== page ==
Other objects and advantages will become apparent to those skilled in the art from the following disclosure and drawings, in which:

Fig. l is a diagram showing a typical problem the solution of which is made by the invention.

Fig. 2 is a schematic isometric view of an embodiment of the invention.

The computer components, arranged as shown in Fig. 2, solve the following equations, the derivation of which will be shown under the heading Mathematical analysis.

the distance t7 between the present position of the plane and the destination, and

where R is the radius of the earth, considered as a constant, and

cos LA= B are tan (LADLAP) log (sec LADd-tan LAD) -log (sec LAP+ tan LAP) The quantities in the three equations are defined in Fig. 1 which illustrates the problems solved by invention.

LAP and LAD knobs are in reciprocating and rotative engagement, respectively, with a three dimensional cam 10 for computing the cosine of the average latitude (cos LA) over the rhumb line course. The LAD counter is dire my connected to one side of differential if. and the latitude of the destination (LAD) is thereby manually set into the differential. The latitude of the present position (LAP) is similarly introduced into the differential .11 by means of shaft 2 which is turned by the LAP knob, bevel gear 3 on shaft 2, bevel gear 3 on shaft 4 which introduces a quantity reprcsentin latitude of present position into the other side of the differential 11. The output from the differential 11 (LADLAF) is introduced into cam 10 through gear shaft 9, the longitudinally disposed teeth of which are in permanent engagement with cam gear ltl secured to cam shaft 5. The cam 10 is reciprocated axially, in accordance with the latitude of present position by means of worm 6 on the shaft 2 and a member 7 one end of which is adapts to engage the worm 6 the other end bein" attached to the cam shaft 5. A bracket 8 slid-ably supports one end of the shaft 5 the other end of which is supported by gear shaft 9 through its engagement with the cam gear 10 The conformation of the surface of cam in is such that its radial distance at any point on the surface corresponds to the cosine of the average latitude over the particular rhumb line course in accordance with Equa tion 3.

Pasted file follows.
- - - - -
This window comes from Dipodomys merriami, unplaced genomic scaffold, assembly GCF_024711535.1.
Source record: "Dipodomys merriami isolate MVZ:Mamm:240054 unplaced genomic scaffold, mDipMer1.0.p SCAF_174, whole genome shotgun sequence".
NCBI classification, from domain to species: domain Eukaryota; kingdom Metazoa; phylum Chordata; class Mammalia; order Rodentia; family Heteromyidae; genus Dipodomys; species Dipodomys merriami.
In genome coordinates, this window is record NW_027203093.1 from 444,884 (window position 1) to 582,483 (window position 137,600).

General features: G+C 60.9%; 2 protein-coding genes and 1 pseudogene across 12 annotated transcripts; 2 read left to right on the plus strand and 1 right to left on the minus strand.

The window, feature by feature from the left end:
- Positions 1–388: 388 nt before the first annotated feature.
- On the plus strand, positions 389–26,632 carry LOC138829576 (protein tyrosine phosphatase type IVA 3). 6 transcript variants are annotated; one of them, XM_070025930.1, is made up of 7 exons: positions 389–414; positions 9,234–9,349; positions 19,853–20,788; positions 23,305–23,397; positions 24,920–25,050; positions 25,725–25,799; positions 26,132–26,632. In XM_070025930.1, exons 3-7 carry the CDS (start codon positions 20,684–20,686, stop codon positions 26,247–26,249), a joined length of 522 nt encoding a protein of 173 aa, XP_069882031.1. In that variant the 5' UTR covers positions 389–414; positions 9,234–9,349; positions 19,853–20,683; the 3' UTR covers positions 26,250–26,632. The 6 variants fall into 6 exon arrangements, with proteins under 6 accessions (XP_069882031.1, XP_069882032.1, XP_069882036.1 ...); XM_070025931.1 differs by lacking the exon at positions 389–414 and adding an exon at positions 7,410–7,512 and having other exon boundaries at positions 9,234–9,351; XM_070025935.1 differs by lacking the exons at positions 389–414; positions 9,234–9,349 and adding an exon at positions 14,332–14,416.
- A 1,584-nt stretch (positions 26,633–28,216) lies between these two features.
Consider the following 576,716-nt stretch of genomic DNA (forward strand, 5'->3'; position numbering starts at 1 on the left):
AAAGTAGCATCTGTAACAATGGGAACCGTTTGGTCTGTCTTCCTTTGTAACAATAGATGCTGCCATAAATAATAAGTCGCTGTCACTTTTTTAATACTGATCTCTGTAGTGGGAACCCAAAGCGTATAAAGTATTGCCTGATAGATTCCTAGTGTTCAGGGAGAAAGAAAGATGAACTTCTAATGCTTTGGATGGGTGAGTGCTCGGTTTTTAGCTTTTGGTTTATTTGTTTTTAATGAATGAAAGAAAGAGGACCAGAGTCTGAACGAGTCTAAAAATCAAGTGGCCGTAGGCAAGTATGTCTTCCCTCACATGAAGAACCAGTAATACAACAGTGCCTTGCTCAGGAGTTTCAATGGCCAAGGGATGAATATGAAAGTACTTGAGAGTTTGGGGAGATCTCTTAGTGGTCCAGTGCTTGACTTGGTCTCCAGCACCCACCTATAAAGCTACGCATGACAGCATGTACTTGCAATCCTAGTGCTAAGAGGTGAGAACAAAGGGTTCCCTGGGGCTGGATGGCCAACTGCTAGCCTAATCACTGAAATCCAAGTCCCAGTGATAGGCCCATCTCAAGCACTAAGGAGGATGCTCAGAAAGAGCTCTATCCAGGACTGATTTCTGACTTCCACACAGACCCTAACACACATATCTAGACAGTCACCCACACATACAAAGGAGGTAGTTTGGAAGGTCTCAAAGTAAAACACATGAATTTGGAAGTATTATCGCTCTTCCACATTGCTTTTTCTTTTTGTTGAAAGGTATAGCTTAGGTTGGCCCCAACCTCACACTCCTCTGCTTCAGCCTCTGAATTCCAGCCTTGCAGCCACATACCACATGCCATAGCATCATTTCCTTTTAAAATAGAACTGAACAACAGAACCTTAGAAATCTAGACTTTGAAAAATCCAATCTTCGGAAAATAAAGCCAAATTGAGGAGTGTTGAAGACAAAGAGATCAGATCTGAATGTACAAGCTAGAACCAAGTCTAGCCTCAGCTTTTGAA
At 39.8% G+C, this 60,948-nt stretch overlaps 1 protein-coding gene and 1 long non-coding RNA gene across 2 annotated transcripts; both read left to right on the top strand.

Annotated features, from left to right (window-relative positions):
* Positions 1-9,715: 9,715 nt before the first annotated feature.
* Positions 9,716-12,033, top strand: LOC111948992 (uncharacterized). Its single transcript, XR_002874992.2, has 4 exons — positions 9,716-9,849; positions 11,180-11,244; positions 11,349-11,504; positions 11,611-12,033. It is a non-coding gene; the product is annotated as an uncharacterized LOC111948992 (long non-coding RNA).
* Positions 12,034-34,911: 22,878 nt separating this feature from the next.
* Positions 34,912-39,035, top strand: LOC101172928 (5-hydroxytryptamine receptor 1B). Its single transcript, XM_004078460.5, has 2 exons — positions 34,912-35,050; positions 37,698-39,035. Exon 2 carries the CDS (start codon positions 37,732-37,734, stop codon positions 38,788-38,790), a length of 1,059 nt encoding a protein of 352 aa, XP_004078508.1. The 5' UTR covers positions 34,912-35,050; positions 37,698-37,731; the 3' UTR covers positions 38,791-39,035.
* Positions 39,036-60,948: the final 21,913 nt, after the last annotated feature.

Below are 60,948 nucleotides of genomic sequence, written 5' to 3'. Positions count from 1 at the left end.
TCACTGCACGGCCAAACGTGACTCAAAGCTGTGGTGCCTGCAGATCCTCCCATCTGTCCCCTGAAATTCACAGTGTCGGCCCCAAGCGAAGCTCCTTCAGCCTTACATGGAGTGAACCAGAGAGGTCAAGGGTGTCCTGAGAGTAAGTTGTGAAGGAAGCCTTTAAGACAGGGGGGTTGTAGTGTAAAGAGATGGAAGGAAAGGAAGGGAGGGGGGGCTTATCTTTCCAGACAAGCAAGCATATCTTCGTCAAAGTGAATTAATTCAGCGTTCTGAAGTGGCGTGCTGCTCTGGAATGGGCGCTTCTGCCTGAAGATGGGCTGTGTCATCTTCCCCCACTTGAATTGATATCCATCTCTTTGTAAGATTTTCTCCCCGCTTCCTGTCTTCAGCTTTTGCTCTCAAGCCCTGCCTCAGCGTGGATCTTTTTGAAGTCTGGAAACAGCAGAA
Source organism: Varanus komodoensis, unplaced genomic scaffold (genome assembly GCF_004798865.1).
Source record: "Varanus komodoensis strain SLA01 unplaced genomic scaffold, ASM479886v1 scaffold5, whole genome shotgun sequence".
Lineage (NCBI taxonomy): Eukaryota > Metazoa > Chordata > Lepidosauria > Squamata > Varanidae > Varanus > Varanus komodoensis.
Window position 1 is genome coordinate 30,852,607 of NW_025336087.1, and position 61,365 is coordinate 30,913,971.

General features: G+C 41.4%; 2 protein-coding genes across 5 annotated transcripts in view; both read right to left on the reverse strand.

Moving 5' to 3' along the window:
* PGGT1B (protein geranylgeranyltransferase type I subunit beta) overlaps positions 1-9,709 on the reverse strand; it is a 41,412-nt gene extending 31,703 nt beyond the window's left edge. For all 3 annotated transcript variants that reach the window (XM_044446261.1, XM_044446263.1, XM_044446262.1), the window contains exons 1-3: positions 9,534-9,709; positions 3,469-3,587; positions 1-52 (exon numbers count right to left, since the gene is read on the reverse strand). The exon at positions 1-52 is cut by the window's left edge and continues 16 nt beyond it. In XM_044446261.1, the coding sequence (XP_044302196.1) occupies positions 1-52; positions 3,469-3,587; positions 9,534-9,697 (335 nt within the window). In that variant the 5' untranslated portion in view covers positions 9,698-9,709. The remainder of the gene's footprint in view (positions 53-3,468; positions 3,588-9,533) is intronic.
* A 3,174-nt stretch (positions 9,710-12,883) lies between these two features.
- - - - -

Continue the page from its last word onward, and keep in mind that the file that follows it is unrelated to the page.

A three dimensional cam 12 for multiplication, similarly capable of axial displacement and rotation, is in contact with cam 19 through a cam follower a. The output of cam 14 is thereby introduced into multiplier cam 12. The longitudes of the present position and destination are manually set into differential 13 from LGD and LGD knobs respectively. The differential output is introduced into multiplier cam 12 by driving the latter in rotation by means of gear shaft 8a in a manner similar to that described for the rotation of cam 10.

The output of the three dimensional cam 12 is a product of the two input quantities cos LA and LGP-LGD. This quantity is taken off cam 12 by means of a cam follower, 12a which is connected to a distance solver three dimensional cam 14 to axially displace the cam 14 which is in rotative engagement with gear shaft 9 through cam gear 14a as is the three dimensional cam 10. The surface of the cam 14 is so designed that the radial distance of any point corresponds to the linear distance between present position and destination in accordance with Equation 2.

The input quantities for cam 14 are (LGPLGD) cos LA and LADLAP.

solves for the linear distance over the rhumb line course between the points of origin and destination in accordance with Equation 2. This quantity is transferred to a distance indicator 15 through a cam follower and associated rack 16 and pinion 17 mounted on the distance indicator vertical shaft as shown in Fig. 2. Alternatively the cam 14 may solve for angular distance, the conversion to great circle distance which involves the radius of the earth R being made by gearing of suitable ratio.

The gear shaft 9 is also in connection with a rack 18 as shown in Fig. 2. The rotation of. the gear shaft imparts a corresponding translating motion to the rack which moves one component 9a of vector solver 19 accordingly. The movement of this component represents an input of the quantity LAD-LAP. The other component 19b of vector solver 1a is moved at 90 to the first by virtue of its connection with the cam follower of multiplier cam 12, representing an input of the quantity (LGP-LGD) cos LA. The resultant vector represents a mathematical solution of Equation 1 for the heading B for the rhumb line course. An indicator hand of compass indicator 20 is positioned in accordance with the tension and direction of pull spring 21 oueend of which is connected to an arm of the vertical shaft which governs the direction of the indicator hand and the other end is connected to pin 19a which is positioned by the two components of the vector solver 19. The dial of compass indicator 2@ is mounted for rotation about its axis and is rotated through the angle V by means of a connecting gear train 22 which is operated manually from a magnetic variation knob 23. The compass heading required for the rhumb line course between the two points is accordingly indicated on dial 20.